Maybe he meant millimeters?
 

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I think 45-70 is a great caliber but you have to put the bullet in the right spot just like any other caliber.

I friend of mine (Don't you love those "My friend has...." or a "A buddy once told me...." stories? :lol2: ) has a Ruger No.1 in 45-70 and he took it Bison hunting a few years ago. He loaded up some 400 grain bullets on the hot side and shot one at about 50 yards through the lungs. The bullet went through both lungs and stopped in the rib cage on the opposite side. The cow just hunched a little then went back to eating.

He said that the only way to kill one dead is to shoot it in the head, and they have a very hard head, or a spine shot.
 

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tapehoser said:
Can you tell I love my 45-70??? :super:
When the day comes that I have more money than I know what to do with, the Marlin Guide Gun chambered in 45-70 will be at the top of the list. I have no need for one, have no plans to hunt outside of Utah or Idaho, but I just want one!
 

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My family has a marlin in 45-70. I take it when I go camping or horseback ridding up in the high country or wilderness areas. Much easier to carry and is faster to use than my Remington 700 in .300 winmag. I even like shooting it more than the .300 winmag. I've been very impressed with that round when i've done plinking on railroad cross ties.
 

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Discussion Starter · #12 ·
Ty, what's more impressive is when you reload the round and use modern powders at higher 'modern' pressure levels with premium bullets. Downright breath-taking!
 
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I like my 45-70 too; although I rarely shoot it. Too expensive to shoot, too much recoil, too loud; but I do carry it often as it is light, rugged, and has significant wallop. My biggest pistol is a 45 ACP(I would have said 45 Colt but I load them at 11000 CUP making them fairly pathetic); I own one large rifle. I am just not that enamored with really large guns. But then I don't shoot cape buffalo often and my rather ancient Winchester 70 in 308 is all the rifle I will ever need for everything I hunt.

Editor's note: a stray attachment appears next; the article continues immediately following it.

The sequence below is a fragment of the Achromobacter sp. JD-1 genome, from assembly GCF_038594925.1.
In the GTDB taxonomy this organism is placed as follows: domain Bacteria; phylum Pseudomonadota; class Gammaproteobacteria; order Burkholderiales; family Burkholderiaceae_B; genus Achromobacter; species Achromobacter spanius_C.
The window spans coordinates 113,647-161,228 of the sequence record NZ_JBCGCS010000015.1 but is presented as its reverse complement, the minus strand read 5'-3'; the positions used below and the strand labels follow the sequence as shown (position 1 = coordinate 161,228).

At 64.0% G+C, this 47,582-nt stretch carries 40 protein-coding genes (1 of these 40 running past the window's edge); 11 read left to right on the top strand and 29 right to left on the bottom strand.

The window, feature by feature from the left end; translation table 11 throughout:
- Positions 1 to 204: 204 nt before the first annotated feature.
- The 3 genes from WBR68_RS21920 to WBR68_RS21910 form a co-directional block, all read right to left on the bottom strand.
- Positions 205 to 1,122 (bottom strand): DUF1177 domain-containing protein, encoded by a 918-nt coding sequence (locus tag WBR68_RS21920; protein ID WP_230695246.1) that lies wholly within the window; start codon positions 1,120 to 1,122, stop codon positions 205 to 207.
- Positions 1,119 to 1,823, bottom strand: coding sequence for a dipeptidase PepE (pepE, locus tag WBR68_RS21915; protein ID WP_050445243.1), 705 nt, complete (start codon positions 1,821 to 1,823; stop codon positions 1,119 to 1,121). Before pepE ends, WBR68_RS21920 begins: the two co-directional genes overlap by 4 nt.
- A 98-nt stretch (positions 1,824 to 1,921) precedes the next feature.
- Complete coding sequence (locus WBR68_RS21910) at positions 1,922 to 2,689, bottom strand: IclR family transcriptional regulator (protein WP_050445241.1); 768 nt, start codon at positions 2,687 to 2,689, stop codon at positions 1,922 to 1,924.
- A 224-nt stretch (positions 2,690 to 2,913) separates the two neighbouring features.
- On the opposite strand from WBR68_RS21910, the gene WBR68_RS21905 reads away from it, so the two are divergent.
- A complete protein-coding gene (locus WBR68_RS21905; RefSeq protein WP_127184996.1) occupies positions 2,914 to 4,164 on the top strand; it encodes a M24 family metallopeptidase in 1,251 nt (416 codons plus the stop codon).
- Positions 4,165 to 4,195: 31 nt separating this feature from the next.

I have been toying with the idea of getting a Sako in 338 Lapua Mag but I am still fence sitting; I admit it is a little hot for gophers.
 

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Anybody have a pistol chambered for the 45-70? Looks like it would be fun to shoot.

 

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burninator said:
I want a Marlin 45-70...how much should I expect to pay for one in decent condition?

--Geoff
Marlin 1895 is the model
http://www.marlinfirearms.com/Firearms/bigbore/1895.asp

There are a few variations of it but thats the basic model.

New base line model at impact for $509
http://www.impactguns.com/store/026495015503.html

Used would depend on condition and model.
Theres one on KSL right now for $400 but it's a different model than the one I linked since it's a G model and has a different grip.
http://www.ksl.com/index.php?nid=218&ad ... cat=&lpid=

Heres another on KSL
http://www.ksl.com/index.php?nid=218&ad ... cat=&lpid=
 

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Discussion Starter · #17 ·
I believe the G model may also be an 18" barrel. I think the G stands for "Guide Gun". The 1895 I have is the 22" blued barrel. There's also a guide gun that comes in a stainless action/barrel that I would readily trade someone for, if the opportunity ever arose.
 
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tapehoser said:
I believe the G model may also be an 18" barrel. I think the G stands for "Guide Gun". The 1895 I have is the 22" blued barrel. There's also a guide gun that comes in a stainless action/barrel that I would readily trade someone for, if the opportunity ever arose.
I just bought a used 1895GS (stainless guide) for my father from Galleon's for 300 bucks. I think new ones go for just over 600$.